A Gradualist Policy
Defusing the status issue would create conditions that enable the gradual restoration of economic relations and human contacts between Armenia and Azerbaijan. Nevertheless, the process of creating understanding only promises success if the advantages of peace gradually become tangible for both parties.
In the South Caucasus, a first gradualist step would be rebuilding the transportation infrastructure (roads, railways, and air traffic) with international support – similar to the Stability Pact for South Eastern Europe that the EU established after NATO intervention in Yugoslavia in 1999. Experience shows that cross-border retail trade would begin immediately thereafter. This is no panacea, but rather the beginning of a long process.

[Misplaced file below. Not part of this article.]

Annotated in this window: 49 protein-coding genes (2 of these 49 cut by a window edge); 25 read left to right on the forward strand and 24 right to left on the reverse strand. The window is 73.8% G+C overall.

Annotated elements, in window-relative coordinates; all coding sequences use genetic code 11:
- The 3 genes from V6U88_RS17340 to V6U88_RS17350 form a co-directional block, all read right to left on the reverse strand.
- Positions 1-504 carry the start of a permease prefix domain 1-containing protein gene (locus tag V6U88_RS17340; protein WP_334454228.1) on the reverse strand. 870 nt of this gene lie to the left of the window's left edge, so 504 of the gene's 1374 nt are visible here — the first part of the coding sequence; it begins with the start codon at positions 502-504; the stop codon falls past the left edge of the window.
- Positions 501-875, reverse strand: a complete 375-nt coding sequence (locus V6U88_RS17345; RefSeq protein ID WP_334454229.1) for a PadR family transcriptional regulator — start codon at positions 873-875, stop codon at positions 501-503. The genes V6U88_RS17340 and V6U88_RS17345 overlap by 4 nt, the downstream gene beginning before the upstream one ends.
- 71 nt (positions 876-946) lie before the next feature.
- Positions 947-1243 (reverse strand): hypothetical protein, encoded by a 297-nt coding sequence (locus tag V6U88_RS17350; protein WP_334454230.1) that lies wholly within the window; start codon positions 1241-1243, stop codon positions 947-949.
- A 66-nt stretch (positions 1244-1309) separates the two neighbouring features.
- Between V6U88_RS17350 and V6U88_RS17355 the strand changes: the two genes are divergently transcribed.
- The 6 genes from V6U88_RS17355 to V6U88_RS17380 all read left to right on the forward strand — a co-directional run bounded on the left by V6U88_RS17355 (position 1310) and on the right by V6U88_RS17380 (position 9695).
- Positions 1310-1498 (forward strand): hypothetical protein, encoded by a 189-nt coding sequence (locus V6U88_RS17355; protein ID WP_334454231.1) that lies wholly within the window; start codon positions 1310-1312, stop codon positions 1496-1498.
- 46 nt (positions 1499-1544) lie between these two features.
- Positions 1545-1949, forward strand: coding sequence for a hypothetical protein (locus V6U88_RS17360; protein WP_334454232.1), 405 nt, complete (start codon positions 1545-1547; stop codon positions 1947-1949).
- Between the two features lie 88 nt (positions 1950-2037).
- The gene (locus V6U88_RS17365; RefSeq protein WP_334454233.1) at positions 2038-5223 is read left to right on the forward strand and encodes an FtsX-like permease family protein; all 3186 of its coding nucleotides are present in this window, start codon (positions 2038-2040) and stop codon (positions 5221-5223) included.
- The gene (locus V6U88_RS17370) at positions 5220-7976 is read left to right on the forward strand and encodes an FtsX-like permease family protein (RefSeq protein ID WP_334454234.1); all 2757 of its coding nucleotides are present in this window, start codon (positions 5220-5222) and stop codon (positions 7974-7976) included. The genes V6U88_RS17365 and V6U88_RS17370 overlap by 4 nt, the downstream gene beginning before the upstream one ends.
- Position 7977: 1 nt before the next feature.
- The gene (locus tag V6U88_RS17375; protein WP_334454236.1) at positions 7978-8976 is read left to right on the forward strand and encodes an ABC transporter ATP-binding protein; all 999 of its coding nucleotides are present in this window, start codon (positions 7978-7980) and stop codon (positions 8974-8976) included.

In addition, establishing diplomatic ties between Turkey and Armenia and opening the border could be highly conducive for the rapprochement of Armenia and Azerbaijan. Turkey closed its border with Armenia in the early 1990s in response to Yerevan’s occupation of surrounding territories outside of Nagorno-Karabakh. Now, these sanctions could be transformed into an incentive for making a timetable to open all regional borders, including the transport routes from Turkey to Armenia and those that pass-through Armenia to Azerbaijan. Indeed, after the end of the recent war, Turkey declared its basic willingness, to open its borders with Armenia.
Ethno-nationalist and revisionist historical narratives must also be rejected, starting with reporting about the other side. Take the case of Trieste: In 1993, more than 40 years after Italy and Yugoslavia were forcibly separated and 20 years after the Osimo Treaty (which settled their final borders), Italy and Slovenia finally set up a historical commission that published a co-authored text on “Italian-Slovenian Relations 1880–1956”. Obviously, such changes in the national psyche take generations, especially after wars. But they must begin as soon as possible.